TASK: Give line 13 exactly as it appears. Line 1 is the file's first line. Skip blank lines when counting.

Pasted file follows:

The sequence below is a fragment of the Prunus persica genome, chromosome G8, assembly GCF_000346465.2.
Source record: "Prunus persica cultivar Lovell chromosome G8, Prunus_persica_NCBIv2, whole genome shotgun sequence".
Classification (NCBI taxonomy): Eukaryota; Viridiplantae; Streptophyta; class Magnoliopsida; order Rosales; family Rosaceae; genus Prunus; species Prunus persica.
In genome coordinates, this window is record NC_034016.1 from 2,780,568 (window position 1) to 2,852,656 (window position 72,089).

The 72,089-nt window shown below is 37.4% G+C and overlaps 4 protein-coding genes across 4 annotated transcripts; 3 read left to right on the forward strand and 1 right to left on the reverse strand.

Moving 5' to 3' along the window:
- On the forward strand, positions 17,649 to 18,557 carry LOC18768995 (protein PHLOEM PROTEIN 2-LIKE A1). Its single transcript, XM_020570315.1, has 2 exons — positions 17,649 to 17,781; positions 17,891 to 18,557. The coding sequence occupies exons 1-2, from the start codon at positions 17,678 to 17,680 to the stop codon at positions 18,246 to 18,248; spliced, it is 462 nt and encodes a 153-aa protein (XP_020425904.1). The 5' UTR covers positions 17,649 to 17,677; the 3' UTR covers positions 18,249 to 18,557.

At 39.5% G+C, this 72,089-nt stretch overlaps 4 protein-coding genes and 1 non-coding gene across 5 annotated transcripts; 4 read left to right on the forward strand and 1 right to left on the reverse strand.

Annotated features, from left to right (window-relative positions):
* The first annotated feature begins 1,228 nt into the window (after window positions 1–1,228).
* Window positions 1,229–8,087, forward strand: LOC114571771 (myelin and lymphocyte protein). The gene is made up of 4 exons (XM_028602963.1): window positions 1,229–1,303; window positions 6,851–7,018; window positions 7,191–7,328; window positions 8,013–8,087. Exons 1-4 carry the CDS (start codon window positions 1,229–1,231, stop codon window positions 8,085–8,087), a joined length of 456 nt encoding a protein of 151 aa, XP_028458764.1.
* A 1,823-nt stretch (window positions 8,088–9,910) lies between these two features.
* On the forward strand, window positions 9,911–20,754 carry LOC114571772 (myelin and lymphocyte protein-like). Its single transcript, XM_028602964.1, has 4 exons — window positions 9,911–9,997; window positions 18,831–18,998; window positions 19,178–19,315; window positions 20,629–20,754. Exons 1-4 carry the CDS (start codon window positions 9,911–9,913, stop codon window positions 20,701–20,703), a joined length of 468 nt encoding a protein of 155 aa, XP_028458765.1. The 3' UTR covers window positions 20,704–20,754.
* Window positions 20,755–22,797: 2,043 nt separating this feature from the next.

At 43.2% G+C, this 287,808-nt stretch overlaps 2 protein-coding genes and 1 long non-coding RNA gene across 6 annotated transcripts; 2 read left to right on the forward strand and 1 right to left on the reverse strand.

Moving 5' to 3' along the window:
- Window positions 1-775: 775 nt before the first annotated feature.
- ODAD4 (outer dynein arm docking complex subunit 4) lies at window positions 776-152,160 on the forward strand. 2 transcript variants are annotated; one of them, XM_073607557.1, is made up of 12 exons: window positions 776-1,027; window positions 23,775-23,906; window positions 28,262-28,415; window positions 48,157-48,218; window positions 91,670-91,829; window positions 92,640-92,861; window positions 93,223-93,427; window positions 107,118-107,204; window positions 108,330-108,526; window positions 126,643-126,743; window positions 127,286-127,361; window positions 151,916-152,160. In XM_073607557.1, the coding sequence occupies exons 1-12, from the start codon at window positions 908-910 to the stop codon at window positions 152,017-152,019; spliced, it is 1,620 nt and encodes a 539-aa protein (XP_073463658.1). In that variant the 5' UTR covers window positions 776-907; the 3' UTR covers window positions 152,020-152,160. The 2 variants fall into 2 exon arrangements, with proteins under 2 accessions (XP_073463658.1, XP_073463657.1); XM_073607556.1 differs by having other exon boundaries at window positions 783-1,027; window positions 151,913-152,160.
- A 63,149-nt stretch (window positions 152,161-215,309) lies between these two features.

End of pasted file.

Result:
* On the forward strand, window positions 9,911–20,754 carry LOC114571772 (myelin and lymphocyte protein-like). Its single transcript, XM_028602964.1, has 4 exons — window positions 9,911–9,997; window positions 18,831–18,998; window positions 19,178–19,315; window positions 20,629–20,754. Exons 1-4 carry the CDS (start codon window positions 9,911–9,913, stop codon window positions 20,701–20,703), a joined length of 468 nt encoding a protein of 155 aa, XP_028458765.1. The 3' UTR covers window positions 20,704–20,754.